Please note, the Annual General Meeting taking place from 5:30pm to 5:45pm is for Section members only. Two separate Zoom links will be provided via email to members who would like to attend both the AGM and the webinar.
This webinar will shed light on two inter-related talks, vomiting and the development of anti-emetic drugs. Join us to develop your knowledge of the mechanisms of vomiting, learn the history of the scientific discovery and development of anti-emetic agents, and understand the clinical use and impact of these drugs.
For the webinar, we will be joined by internationally renowned medical researchers, Professor Gareth Sanger, professor of neuropharmacology and Professor Paul Andrews, emeritus professor of comparative physiology. During their sessions, they will uniquely contextualise their own scientific contributions into a broader history of medical research.
The discussions will look to emphasise the importance of considering present knowledge and practice within a broader historical framework, and underline that the past informs the present and the future.
During this session, participants can expect to:
- Understand the historical significance of vomiting as a sign and symptom of disease processes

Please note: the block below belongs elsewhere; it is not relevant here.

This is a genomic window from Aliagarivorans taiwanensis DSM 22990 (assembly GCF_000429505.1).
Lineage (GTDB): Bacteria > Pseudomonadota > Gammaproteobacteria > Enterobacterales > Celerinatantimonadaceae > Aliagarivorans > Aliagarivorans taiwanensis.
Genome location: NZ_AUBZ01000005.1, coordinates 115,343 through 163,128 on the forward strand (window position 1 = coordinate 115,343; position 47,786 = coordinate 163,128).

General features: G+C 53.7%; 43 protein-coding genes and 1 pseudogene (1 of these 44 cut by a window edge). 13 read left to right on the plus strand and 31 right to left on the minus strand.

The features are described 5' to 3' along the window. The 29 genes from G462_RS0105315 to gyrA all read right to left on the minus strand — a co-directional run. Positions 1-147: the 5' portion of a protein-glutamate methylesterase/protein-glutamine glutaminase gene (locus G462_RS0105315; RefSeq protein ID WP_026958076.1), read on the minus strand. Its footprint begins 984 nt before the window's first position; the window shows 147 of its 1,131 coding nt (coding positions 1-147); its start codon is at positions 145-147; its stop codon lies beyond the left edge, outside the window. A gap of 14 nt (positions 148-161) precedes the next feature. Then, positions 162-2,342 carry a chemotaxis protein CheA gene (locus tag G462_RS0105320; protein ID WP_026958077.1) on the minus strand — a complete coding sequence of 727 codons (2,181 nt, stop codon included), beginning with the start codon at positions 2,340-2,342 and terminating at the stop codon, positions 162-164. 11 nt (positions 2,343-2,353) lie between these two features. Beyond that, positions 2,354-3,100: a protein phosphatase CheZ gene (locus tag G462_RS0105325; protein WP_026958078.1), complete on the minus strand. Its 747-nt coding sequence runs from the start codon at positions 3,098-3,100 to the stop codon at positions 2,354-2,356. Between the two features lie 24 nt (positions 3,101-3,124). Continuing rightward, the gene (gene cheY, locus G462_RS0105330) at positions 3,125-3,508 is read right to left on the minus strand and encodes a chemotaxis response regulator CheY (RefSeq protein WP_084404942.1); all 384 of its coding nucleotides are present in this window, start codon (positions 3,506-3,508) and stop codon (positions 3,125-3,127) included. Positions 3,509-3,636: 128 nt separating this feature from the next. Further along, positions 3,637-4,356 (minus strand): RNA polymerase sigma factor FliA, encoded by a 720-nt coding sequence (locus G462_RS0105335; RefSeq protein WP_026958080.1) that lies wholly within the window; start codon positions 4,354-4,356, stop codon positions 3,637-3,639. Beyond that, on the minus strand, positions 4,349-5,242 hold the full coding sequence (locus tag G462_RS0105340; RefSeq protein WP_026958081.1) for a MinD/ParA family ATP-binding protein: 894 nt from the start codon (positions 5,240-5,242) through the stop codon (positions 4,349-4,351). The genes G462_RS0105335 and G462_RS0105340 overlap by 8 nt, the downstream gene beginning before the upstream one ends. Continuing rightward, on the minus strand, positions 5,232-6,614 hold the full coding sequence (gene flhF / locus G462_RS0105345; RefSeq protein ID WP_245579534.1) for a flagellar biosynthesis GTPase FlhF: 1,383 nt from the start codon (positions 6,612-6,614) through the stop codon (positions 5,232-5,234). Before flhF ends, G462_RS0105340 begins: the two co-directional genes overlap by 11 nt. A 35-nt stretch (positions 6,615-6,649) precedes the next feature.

- Know and understand how knowledge of the mechanisms of vomiting were discovered and led to the development of therapeutic strategies
- Know some of the key developments of anti-emetic drugs
- Considering anti-emetics as a case-study, appreciate the variety of interactions and collaborations between medical scientists, clinicians, pharmaceutical companies, regulatory authorities and patients involved in drug discovery
The History of Medicine Society was founded in 1912 by Sir William Osler, its first President. These talks continue to reveal the importance of learning from the lessons of the past to apply to the present and future. The Society reaches out, inter alia, to clinicians of every specialty (including students), medical scientists, health care professionals, and other interested professionals and members of the general public (e.g. journalists and teachers).
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